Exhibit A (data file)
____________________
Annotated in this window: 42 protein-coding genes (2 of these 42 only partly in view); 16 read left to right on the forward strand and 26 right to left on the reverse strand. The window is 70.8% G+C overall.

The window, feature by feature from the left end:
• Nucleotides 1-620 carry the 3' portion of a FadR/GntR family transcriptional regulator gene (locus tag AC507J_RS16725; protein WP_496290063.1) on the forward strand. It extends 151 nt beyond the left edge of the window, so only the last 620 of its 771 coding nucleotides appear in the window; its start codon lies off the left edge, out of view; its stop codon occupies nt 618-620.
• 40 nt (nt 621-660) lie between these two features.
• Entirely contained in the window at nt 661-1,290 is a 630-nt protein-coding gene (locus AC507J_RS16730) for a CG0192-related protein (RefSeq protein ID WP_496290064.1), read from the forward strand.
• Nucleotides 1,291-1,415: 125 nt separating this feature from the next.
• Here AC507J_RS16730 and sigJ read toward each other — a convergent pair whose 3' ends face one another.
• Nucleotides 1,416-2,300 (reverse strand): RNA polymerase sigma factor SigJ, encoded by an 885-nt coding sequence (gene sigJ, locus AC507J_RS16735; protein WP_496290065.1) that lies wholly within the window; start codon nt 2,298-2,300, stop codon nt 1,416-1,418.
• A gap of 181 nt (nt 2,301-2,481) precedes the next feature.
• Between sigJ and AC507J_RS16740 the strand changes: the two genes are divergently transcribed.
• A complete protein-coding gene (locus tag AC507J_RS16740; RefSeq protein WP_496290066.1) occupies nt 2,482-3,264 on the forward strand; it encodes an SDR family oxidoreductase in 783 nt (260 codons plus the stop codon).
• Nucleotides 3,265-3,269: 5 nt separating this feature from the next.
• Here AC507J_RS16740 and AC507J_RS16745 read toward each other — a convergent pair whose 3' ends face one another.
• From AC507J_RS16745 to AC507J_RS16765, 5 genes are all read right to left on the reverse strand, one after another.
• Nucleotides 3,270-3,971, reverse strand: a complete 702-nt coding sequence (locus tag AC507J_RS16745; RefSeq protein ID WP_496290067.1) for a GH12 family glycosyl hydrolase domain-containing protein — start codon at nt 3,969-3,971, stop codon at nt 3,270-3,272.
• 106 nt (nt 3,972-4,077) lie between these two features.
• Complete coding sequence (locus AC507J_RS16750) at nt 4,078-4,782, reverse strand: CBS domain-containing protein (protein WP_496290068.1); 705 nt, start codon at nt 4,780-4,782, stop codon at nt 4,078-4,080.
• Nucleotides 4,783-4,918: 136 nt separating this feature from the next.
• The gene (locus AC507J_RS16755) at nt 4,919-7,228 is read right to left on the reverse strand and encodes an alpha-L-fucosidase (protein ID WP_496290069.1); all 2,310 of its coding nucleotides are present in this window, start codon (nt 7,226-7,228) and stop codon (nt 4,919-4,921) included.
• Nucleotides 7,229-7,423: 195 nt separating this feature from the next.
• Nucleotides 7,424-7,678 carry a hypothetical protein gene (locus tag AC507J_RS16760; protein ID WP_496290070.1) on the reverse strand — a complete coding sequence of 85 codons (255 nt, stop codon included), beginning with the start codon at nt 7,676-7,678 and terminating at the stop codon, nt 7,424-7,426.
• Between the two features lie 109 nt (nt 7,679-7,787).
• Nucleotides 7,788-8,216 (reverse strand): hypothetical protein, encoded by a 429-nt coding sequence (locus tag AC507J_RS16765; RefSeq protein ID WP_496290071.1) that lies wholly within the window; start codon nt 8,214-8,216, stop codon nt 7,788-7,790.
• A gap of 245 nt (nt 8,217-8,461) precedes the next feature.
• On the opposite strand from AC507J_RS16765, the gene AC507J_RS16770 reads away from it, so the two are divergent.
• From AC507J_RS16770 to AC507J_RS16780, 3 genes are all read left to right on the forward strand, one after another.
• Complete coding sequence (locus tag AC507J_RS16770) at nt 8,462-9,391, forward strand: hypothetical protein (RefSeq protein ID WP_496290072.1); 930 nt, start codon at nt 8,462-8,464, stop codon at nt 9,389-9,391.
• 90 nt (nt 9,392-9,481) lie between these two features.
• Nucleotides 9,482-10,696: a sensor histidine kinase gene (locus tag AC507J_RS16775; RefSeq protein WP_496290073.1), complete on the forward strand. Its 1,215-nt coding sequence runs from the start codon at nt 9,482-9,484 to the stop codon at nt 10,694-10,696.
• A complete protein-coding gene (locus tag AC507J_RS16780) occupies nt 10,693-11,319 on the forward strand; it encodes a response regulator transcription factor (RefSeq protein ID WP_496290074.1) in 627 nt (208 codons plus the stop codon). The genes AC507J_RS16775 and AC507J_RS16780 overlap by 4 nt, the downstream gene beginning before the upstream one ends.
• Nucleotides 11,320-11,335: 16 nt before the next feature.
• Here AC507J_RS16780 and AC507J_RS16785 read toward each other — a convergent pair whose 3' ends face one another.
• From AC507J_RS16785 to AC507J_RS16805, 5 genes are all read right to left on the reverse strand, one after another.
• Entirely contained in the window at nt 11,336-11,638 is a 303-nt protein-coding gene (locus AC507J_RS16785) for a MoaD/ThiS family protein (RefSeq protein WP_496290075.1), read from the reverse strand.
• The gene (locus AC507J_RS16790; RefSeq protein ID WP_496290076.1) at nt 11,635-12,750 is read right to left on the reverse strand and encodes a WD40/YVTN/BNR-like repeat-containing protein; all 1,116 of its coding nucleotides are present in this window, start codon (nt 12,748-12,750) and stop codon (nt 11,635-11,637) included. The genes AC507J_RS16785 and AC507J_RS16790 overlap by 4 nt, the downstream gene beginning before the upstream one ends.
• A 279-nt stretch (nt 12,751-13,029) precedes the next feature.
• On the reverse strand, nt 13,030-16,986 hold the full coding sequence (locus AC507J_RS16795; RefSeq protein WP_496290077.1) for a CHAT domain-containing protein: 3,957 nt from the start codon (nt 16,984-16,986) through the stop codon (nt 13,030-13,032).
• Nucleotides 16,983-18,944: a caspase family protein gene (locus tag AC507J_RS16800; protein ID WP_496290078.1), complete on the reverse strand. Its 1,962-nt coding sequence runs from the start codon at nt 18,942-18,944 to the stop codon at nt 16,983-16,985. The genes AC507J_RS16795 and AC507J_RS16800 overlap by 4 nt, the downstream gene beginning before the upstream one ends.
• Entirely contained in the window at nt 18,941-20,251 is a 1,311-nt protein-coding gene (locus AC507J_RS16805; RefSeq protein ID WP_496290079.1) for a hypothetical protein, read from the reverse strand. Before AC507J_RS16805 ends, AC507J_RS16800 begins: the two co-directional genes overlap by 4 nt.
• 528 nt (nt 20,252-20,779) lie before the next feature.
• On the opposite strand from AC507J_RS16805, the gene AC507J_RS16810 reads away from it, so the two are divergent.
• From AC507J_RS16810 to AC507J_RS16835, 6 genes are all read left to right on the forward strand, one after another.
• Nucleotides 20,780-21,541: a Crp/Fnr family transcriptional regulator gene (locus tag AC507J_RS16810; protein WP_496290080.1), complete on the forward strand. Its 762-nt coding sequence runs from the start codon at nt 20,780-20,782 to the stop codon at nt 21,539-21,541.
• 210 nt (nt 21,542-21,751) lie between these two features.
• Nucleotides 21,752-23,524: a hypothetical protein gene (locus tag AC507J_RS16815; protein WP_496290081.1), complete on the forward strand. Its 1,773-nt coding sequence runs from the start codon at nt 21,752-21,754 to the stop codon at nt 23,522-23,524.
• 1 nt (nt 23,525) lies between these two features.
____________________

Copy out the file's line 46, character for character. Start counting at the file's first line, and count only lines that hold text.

• 1 nt (nt 23,525) lies between these two features.